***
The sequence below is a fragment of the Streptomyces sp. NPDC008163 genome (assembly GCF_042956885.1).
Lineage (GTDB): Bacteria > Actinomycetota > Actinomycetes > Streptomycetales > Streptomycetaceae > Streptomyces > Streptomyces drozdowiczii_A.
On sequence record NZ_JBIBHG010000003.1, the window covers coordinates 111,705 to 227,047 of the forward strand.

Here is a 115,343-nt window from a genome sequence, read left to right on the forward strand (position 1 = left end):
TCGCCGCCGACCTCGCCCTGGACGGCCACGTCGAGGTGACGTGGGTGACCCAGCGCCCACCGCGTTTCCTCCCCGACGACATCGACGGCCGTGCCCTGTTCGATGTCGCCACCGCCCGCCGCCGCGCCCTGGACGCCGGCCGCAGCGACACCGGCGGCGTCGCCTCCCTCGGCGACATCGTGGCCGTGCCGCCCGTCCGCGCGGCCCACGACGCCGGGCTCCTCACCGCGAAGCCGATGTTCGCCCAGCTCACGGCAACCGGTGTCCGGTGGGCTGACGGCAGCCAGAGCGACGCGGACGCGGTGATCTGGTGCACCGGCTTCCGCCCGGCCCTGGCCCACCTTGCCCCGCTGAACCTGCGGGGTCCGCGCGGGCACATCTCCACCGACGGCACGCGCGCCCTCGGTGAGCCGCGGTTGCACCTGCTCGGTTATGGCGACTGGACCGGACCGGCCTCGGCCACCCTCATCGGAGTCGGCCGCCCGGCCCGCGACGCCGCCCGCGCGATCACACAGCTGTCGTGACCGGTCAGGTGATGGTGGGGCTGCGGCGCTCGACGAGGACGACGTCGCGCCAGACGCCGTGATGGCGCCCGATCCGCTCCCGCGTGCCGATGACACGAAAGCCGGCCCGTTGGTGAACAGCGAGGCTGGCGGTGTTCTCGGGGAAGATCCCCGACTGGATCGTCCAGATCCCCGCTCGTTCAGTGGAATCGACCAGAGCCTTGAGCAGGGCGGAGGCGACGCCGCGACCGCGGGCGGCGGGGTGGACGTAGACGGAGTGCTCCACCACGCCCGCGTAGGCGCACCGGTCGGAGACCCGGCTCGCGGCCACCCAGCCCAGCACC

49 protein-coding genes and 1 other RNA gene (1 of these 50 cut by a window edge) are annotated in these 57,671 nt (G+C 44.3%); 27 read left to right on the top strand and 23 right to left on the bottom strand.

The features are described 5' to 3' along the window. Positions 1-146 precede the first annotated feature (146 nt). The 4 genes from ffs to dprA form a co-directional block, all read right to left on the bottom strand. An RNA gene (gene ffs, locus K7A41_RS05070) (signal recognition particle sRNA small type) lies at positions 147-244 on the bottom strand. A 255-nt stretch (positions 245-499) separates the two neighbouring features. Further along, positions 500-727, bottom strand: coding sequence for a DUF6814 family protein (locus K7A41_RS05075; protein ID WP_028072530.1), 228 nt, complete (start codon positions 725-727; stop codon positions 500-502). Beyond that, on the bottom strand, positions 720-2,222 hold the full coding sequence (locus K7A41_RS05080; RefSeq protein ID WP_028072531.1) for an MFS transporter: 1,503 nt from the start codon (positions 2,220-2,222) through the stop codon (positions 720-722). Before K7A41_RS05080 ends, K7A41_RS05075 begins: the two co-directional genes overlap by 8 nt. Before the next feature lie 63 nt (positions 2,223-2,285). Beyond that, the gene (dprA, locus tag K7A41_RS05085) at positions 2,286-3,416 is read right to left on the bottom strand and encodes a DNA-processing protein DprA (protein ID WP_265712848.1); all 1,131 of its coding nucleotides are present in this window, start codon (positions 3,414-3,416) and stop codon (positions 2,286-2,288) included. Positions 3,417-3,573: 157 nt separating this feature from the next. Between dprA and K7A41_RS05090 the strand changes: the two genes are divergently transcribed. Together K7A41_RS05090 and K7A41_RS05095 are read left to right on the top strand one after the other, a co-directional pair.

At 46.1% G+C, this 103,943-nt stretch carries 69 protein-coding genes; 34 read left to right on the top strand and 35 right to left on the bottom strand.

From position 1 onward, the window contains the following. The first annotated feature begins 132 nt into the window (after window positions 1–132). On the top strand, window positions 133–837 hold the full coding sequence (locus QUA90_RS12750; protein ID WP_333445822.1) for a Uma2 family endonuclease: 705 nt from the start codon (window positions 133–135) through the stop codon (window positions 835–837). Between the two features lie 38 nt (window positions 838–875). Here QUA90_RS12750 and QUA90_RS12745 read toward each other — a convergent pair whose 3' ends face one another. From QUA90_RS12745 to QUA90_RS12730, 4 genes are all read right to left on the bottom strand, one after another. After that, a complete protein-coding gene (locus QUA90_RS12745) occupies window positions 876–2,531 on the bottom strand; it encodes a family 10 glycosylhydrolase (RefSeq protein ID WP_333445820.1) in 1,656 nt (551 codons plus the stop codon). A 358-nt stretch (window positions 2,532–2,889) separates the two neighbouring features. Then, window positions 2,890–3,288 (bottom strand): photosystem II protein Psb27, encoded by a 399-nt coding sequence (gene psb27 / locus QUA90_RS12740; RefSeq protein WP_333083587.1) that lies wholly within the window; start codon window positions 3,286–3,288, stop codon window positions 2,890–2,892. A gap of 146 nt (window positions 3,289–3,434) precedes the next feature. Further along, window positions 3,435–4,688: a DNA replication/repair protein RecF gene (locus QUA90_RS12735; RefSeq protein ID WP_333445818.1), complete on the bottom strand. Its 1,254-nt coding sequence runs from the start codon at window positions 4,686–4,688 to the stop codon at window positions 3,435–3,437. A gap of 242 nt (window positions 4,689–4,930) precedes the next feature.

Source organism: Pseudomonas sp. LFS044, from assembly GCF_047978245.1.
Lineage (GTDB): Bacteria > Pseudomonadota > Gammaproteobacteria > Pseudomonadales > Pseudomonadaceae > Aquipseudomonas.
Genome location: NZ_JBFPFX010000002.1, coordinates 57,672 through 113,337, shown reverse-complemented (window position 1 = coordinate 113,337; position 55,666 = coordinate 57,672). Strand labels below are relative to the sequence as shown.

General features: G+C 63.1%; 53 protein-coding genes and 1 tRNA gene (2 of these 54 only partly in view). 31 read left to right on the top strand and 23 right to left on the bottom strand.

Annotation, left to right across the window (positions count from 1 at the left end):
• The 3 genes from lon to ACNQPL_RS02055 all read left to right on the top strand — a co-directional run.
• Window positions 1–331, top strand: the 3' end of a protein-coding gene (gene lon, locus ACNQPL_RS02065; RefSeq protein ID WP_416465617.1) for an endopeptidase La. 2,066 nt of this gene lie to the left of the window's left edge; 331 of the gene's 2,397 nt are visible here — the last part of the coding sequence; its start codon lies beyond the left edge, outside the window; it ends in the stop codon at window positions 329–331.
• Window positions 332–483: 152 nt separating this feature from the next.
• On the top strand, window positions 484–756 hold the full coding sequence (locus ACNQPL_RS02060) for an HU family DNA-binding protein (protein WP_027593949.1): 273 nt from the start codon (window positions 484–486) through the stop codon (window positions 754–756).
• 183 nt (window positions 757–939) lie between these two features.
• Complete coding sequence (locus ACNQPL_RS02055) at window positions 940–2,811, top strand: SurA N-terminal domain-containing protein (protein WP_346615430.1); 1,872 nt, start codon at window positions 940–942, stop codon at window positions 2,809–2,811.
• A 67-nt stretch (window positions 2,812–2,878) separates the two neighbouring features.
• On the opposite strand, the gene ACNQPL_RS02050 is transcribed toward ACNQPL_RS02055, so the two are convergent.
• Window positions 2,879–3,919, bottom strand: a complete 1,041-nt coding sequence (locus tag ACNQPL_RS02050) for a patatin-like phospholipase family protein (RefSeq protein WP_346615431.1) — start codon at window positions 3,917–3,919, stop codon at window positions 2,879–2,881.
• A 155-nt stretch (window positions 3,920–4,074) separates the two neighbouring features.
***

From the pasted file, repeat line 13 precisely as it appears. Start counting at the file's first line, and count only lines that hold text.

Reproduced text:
General features: G+C 63.1%; 53 protein-coding genes and 1 tRNA gene (2 of these 54 only partly in view). 31 read left to right on the top strand and 23 right to left on the bottom strand.